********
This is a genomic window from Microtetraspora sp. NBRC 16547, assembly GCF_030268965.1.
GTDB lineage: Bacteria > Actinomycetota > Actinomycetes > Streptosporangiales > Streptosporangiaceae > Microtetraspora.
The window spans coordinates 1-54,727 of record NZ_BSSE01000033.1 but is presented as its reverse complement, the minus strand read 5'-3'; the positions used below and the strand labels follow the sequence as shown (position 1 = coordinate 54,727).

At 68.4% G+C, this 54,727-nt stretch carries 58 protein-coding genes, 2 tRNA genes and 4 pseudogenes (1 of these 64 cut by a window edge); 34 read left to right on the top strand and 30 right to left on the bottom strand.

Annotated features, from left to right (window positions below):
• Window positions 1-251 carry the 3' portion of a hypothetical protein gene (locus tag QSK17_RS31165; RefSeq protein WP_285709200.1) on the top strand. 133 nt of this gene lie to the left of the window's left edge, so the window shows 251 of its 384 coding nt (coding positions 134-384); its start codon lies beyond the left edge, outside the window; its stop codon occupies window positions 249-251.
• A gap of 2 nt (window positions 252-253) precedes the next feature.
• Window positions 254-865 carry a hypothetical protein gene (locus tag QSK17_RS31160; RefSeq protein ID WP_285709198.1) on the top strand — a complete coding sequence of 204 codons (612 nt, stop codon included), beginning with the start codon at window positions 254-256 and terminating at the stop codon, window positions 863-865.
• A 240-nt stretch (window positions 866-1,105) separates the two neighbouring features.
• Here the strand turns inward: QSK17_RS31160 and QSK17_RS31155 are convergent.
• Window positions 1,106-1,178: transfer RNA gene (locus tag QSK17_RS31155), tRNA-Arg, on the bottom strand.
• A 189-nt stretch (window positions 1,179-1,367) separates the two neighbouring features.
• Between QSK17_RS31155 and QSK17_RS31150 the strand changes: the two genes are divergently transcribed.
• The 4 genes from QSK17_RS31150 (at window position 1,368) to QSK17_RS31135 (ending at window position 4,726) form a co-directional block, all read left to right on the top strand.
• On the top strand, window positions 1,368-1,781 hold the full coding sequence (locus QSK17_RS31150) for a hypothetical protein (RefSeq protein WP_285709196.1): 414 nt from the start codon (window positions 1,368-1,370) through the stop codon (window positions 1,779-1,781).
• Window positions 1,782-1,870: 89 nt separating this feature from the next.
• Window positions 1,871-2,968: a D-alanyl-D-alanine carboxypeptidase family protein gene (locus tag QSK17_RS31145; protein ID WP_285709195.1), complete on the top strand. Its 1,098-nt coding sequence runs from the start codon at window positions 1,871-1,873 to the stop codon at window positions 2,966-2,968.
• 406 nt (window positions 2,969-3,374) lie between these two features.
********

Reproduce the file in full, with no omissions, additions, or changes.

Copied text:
This is a genomic window from Microtetraspora sp. NBRC 16547, assembly GCF_030268965.1.
GTDB lineage: Bacteria > Actinomycetota > Actinomycetes > Streptosporangiales > Streptosporangiaceae > Microtetraspora.
The window spans coordinates 1-54,727 of record NZ_BSSE01000033.1 but is presented as its reverse complement, the minus strand read 5'-3'; the positions used below and the strand labels follow the sequence as shown (position 1 = coordinate 54,727).

At 68.4% G+C, this 54,727-nt stretch carries 58 protein-coding genes, 2 tRNA genes and 4 pseudogenes (1 of these 64 cut by a window edge); 34 read left to right on the top strand and 30 right to left on the bottom strand.

Annotated features, from left to right (window positions below):
• Window positions 1-251 carry the 3' portion of a hypothetical protein gene (locus tag QSK17_RS31165; RefSeq protein WP_285709200.1) on the top strand. 133 nt of this gene lie to the left of the window's left edge, so the window shows 251 of its 384 coding nt (coding positions 134-384); its start codon lies beyond the left edge, outside the window; its stop codon occupies window positions 249-251.
• A gap of 2 nt (window positions 252-253) precedes the next feature.
• Window positions 254-865 carry a hypothetical protein gene (locus tag QSK17_RS31160; RefSeq protein ID WP_285709198.1) on the top strand — a complete coding sequence of 204 codons (612 nt, stop codon included), beginning with the start codon at window positions 254-256 and terminating at the stop codon, window positions 863-865.
• A 240-nt stretch (window positions 866-1,105) separates the two neighbouring features.
• Here the strand turns inward: QSK17_RS31160 and QSK17_RS31155 are convergent.
• Window positions 1,106-1,178: transfer RNA gene (locus tag QSK17_RS31155), tRNA-Arg, on the bottom strand.
• A 189-nt stretch (window positions 1,179-1,367) separates the two neighbouring features.
• Between QSK17_RS31155 and QSK17_RS31150 the strand changes: the two genes are divergently transcribed.
• The 4 genes from QSK17_RS31150 (at window position 1,368) to QSK17_RS31135 (ending at window position 4,726) form a co-directional block, all read left to right on the top strand.
• On the top strand, window positions 1,368-1,781 hold the full coding sequence (locus QSK17_RS31150) for a hypothetical protein (RefSeq protein WP_285709196.1): 414 nt from the start codon (window positions 1,368-1,370) through the stop codon (window positions 1,779-1,781).
• Window positions 1,782-1,870: 89 nt separating this feature from the next.
• Window positions 1,871-2,968: a D-alanyl-D-alanine carboxypeptidase family protein gene (locus tag QSK17_RS31145; protein ID WP_285709195.1), complete on the top strand. Its 1,098-nt coding sequence runs from the start codon at window positions 1,871-1,873 to the stop codon at window positions 2,966-2,968.
• 406 nt (window positions 2,969-3,374) lie between these two features.